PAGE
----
Brooklyn, NY

Lori Adelman is Executive Director of Partnerships at Feministing, where she enjoys creating and curating content on gender, race, class, technology, and the media. Lori is also an advocacy and communications professional specializing in sexual and reproductive rights and health, and currently works in the Global Division of Planned Parenthood Federation of America. A graduate of Harvard University, she lives in Brooklyn.

Lori Adelman is an Executive Director of Feministing in charge of Partnerships.

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  • http://feministing.com/members/cshap18/ Conor

    Excellent post. I completely agree. Irvin is not without his flaws as you accurately point out. However, the fact that he took a stand (in this instance at least) was brave and I give him props for it.

  • http://feministing.com/members/shasty/ emmie

    This is a very interesting article. And it’s good that he wants to support gay players. But I’ll be honest, I wonder what he thinks about gay women? Especially with his whole stance on the “womanizing” think. Just a thought.

  • http://feministing.com/members/ihopeiwin247/ ihopeiwin247

    As a huge, long-time Cowboys fan, I’m proud to see one of our all-time greats standing up for a good cause. Irvin was my second-favorite player (next to Aikman) and through all his tribulations I’ve always thought deep down he was a good guy. I believe his personal, supportive sentiment that he would have supported a publicly-gay teammate, but I agree with the author here: there’s no way locker rooms back in the 90s would have uniformly supported a teammate like that. If anyone’s read “Boys Will Be Boys” about the Dallas Cowboys of the early 90s, it’s clear Irvin’s Cowboys locker room would have been an absolutely menacing place for a gay player. Players like Charles Haley would routinely swing their dicks in other players’ faces, screaming homophobic insults at them and anyone and everyone they could see. Teamwork was a hallmark of the 90s Cowboys, but tolerance apparently wasn’t.

  • http://feministing.com/members/steveo/ Steven Olson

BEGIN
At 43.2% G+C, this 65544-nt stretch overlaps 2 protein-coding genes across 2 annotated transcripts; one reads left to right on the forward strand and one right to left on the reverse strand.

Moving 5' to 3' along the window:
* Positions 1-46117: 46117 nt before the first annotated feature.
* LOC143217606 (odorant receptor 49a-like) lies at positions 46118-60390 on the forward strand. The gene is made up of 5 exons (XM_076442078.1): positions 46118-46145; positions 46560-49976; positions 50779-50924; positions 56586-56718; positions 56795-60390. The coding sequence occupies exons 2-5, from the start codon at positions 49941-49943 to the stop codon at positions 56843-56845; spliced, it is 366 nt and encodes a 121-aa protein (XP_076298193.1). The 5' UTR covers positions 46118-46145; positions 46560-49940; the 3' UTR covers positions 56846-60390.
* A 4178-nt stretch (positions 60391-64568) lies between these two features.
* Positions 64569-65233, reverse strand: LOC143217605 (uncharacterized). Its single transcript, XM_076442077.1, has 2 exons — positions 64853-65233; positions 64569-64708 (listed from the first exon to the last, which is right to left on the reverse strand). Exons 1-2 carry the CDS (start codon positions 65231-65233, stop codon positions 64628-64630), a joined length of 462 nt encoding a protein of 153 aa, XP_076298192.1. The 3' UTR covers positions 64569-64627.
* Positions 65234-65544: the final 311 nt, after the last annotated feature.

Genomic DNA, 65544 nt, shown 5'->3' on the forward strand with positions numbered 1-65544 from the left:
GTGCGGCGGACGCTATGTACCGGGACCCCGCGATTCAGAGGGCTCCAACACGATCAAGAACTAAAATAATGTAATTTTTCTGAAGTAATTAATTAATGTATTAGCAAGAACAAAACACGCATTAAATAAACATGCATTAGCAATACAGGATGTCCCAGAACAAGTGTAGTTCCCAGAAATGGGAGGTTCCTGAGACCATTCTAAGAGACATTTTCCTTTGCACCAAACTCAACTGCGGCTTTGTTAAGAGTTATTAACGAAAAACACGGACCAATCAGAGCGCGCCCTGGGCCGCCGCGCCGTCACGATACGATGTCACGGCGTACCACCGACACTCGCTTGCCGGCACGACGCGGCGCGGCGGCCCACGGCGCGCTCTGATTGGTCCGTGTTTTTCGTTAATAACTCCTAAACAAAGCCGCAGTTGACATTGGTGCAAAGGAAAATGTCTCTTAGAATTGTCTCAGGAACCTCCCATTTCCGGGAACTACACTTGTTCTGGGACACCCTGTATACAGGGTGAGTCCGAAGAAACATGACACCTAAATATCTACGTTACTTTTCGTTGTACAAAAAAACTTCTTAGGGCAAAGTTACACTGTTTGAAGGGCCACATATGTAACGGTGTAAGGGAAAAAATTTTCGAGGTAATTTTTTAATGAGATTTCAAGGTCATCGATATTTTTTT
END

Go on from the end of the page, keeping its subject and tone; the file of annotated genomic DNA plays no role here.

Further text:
I also think this is awesome, and although Irvin has certainly had his problems, there is just something about the way he presents himself that make him likable. I really can’t describe why, but he really does come off as a good guy.

    And I have mixed feelings about whether or not he was right about whether or not the Cowboy teams he was a part of would be accepting of a gay teammate or not. Homophobia is pretty amplified in sports. And certainly the most common insults doled out are homophobic slurs, but I am not convinced that everyone who uses them is intentionally being homophobic.

    I remember watching a documentary about Brendan Burke, son of Toronto Maple Leafs GM Brian Burke. Although not a player, he is the first person in hockey to come out as gay. He was the team manager for the Miami of Ohio NCAA hockey team. In this documentary, they interviewed teammates, who said, after he came out to them, it was a non issue, but that they all started to actually think about what the homophobic slurs they used must have felt like and stopped using them.

    What I am trying to get at, is in a locker room for a team sport, leadership can do a lot of good, or a lot of bad. If all of the natural leaders on the Cowboys were very tolerant I think it may be possible that if they made it important to accept and stand up for such a gay teammate it would possibly make the fence sitters become accepting and make the homophobic players shut up and keep their opinions to themselves. Its of course, just purely speculation on my part, but I can see it as a possibility, and quite frankly, I am hoping Irvin is right in this claim.

    Going back to the documentary I mentioned earlier. They also claim (this claim is made by both a retired NHL player, and an openly gay Canadian Olympic gold medalist) that there are gay NHL players who are out to their teammates, but not the public and their teams accept them. I hope this is true, and hope that the day when a current pro athlete comes out is near. I also hope it opens up the flood gates so it quickly becomes something that isn’t a big deal.